The Bradenton Herald has been recognized with nine awards, including one of the Florida Press Club’s top honors, in the 2016 FPC Excellence in Journalism Competition.
The club’s prestigious Lucy Morgan Award for In-Depth Reporting went to Herald law enforcement reporter Jessica De Leon for her coverage of the tragic death of 11-year-old Janiya Thomas. De Leon’s reporting brought dozens of questionable reports to light, exposing a severely flawed system in how abused children are tracked and monitored in our community.
A team of Herald reporters — Amaris Castillo, Kate Irby and De Leon — won the first-place award in breaking news reporting for their coverage of the discovery of Sabine Musil-Buehler’s remains on Anna Maria Island after her killer, William Cumber, took a plea deal.
Business reporter Janelle O’Dea won first place for business reporting for her stories about Slick’s Garage in Palmetto, local connections involving the Panama Papers and Manatee County Economic Development Corp. being misleading about the cost of living in Manatee.
Castillo earned first place for community news reporting with her reports about the struggle to preserve paradise on Anna Maria Island, a tie in the Bradenton Beach mayoral election that was broken with the drawing of cards, and tensions over the dock in Bradenton Beach.
Urban affairs reporter Mark Young won first place in general news for a story about the “power of poop” at Southeastern Guide Dogs, students walking with Manatee’s homeless, and a Palmetto police officer turning his sister’s death into a community triumph.
The “That’s So Florida” first-place award went to Castillo for her story about a former police canine that fought back when it was bitten by an alligator.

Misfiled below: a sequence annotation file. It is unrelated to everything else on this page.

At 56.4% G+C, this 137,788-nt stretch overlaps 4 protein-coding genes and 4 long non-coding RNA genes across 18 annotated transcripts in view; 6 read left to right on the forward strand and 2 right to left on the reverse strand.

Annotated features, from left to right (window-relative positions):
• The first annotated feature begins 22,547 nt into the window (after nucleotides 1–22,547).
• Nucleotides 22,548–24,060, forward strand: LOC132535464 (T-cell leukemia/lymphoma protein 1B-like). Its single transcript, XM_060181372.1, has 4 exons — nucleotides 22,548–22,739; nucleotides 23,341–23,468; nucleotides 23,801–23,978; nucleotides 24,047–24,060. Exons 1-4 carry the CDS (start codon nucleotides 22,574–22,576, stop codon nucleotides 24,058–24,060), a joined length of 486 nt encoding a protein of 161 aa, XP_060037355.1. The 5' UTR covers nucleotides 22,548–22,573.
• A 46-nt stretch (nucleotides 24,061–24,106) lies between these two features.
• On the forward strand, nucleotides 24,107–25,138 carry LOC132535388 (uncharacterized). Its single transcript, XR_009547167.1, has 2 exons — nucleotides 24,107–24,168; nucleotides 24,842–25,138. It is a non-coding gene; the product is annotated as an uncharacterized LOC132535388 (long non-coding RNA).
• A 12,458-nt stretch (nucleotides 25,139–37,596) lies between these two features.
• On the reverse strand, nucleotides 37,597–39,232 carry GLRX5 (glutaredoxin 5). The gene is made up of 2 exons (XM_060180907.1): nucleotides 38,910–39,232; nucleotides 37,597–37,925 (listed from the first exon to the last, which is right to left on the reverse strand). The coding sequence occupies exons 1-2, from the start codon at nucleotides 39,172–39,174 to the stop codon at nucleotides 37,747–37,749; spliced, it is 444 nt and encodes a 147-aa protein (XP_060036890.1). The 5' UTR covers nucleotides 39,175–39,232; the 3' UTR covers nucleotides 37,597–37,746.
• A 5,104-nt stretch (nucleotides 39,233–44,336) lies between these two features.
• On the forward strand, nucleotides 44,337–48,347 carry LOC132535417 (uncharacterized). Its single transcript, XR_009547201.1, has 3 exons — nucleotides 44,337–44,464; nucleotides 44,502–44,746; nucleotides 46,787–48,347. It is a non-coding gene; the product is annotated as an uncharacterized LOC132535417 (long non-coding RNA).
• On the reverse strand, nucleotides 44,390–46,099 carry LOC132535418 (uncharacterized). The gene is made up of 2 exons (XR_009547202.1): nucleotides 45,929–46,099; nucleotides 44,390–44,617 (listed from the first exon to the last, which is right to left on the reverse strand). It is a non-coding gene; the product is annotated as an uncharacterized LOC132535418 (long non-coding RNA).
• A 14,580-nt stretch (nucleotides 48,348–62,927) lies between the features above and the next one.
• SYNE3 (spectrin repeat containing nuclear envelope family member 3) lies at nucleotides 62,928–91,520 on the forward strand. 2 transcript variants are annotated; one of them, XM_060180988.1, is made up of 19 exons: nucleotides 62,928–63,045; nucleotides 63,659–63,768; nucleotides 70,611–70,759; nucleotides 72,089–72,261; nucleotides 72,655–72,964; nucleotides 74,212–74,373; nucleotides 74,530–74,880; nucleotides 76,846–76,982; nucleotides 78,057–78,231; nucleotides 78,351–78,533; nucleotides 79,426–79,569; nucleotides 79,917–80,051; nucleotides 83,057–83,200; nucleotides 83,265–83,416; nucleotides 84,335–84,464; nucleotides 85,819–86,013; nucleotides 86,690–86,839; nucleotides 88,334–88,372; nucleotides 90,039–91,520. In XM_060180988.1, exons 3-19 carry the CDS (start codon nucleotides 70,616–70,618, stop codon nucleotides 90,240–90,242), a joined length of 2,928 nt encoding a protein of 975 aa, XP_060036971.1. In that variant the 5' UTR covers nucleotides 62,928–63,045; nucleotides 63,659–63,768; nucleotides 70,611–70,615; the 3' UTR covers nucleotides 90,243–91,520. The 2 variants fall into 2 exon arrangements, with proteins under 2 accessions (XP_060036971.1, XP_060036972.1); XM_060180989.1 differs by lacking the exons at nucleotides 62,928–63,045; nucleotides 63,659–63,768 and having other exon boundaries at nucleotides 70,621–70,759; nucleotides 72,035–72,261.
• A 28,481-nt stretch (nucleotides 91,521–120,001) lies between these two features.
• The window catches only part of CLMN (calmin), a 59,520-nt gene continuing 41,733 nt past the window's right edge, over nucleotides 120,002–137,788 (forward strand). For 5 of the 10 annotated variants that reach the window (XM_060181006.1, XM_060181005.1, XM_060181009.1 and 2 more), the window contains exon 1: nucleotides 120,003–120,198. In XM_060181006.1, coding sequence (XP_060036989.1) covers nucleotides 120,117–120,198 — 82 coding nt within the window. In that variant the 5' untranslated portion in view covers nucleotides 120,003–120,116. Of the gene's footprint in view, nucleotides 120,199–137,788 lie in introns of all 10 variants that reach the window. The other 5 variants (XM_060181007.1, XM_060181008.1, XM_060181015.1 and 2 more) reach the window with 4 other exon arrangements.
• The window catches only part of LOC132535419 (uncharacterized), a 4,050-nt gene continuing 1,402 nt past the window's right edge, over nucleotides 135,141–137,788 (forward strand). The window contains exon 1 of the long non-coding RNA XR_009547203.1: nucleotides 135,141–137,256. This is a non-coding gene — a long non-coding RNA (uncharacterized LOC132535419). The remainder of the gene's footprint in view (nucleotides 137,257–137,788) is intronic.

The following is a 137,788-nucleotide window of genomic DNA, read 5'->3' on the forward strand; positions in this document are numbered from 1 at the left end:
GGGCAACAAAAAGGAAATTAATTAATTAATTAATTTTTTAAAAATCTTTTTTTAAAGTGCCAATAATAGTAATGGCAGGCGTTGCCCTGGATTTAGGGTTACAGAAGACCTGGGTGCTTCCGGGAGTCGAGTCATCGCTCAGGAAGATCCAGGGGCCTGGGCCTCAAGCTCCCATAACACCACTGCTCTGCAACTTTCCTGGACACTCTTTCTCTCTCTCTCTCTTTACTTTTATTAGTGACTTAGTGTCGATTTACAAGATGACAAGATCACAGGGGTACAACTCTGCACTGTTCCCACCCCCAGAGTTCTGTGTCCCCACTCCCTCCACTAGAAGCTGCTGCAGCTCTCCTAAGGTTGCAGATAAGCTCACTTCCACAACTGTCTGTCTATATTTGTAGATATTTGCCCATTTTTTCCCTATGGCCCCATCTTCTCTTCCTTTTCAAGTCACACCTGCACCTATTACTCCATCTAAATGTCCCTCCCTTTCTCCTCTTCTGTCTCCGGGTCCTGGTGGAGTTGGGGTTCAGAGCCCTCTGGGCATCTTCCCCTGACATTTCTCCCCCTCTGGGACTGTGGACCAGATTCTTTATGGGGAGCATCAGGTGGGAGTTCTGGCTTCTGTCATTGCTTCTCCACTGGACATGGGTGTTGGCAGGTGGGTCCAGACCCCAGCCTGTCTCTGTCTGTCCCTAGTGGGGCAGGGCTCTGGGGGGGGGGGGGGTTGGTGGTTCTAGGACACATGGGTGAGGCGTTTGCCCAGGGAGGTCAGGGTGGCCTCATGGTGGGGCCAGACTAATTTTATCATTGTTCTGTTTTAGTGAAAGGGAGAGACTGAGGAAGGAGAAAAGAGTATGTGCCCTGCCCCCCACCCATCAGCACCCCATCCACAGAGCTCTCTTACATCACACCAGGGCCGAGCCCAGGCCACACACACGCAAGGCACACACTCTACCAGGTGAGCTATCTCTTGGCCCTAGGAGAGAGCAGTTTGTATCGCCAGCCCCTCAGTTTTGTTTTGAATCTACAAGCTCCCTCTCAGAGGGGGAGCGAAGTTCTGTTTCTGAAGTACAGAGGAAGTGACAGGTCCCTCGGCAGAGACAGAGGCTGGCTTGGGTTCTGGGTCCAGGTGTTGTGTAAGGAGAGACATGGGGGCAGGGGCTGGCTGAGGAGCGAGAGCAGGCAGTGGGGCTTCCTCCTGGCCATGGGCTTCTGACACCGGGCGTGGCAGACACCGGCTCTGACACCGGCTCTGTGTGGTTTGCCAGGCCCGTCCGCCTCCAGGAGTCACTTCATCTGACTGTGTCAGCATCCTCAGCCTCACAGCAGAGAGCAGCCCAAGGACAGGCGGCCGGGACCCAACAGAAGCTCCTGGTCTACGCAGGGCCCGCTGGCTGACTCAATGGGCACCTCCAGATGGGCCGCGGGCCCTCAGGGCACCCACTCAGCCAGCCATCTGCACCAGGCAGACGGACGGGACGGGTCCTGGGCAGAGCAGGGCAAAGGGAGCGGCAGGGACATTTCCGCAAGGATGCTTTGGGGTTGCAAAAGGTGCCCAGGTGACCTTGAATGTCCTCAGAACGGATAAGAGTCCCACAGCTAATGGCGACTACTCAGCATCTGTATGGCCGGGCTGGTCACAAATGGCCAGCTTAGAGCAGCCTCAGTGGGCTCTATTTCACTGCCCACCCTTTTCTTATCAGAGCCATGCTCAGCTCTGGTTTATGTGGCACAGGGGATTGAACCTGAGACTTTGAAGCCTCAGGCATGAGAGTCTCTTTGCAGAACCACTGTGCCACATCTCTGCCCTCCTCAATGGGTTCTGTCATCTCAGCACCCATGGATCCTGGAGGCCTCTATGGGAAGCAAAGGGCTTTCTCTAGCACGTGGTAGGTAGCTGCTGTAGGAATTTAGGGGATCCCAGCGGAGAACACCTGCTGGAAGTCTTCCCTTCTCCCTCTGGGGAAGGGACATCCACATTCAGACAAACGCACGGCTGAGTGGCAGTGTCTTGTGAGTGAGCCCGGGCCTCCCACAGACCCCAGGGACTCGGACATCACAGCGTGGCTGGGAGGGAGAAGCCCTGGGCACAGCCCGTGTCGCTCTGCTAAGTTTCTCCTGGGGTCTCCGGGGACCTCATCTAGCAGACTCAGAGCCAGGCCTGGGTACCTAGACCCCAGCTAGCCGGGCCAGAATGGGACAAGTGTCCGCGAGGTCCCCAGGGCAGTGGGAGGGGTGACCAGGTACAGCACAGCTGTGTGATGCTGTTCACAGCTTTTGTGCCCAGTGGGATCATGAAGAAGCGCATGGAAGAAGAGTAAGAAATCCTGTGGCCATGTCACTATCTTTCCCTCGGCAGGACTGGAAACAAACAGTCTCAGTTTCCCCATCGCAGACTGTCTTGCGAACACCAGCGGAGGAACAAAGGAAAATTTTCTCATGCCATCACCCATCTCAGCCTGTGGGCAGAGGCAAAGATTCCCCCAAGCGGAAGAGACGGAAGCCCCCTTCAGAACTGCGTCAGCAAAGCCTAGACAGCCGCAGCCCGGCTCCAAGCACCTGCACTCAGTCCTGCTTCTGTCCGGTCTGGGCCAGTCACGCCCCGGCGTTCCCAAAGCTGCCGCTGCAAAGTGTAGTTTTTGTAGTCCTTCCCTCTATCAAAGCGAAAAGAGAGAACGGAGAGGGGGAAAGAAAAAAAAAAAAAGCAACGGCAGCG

Sports reporter Jason Dill won a first-place award for sports feature writing for his stories about Pittsburgh Pirates’ Ron Necciai, Pirates’ pitchers trying out futuristic headwear, and a lacrosse star at IMG Academy. Dill won third place in sports column writing for a variety of his columns.
County reporter Claire Aronson won second place for government news reporting for her coverage of the Bradenton Bridges’ prison transition program and efforts to close it.
“We are extremely proud of our journalists, and are thrilled at this recognition,” Herald Executive Editor Joan Krauter said. “These awards show the breadth of quality coverage that the Herald is committed to: indepth, breaking news, commentary, community news, explanatory and just plain fun stories. Our reporters deserve this important recognition.”
The 65-year-old club distributed awards for journalists’ work Saturday night at its annual convention at the DoubleTree by Hilton Hotel in St. Augustine. The Herald entered in the C circulation category.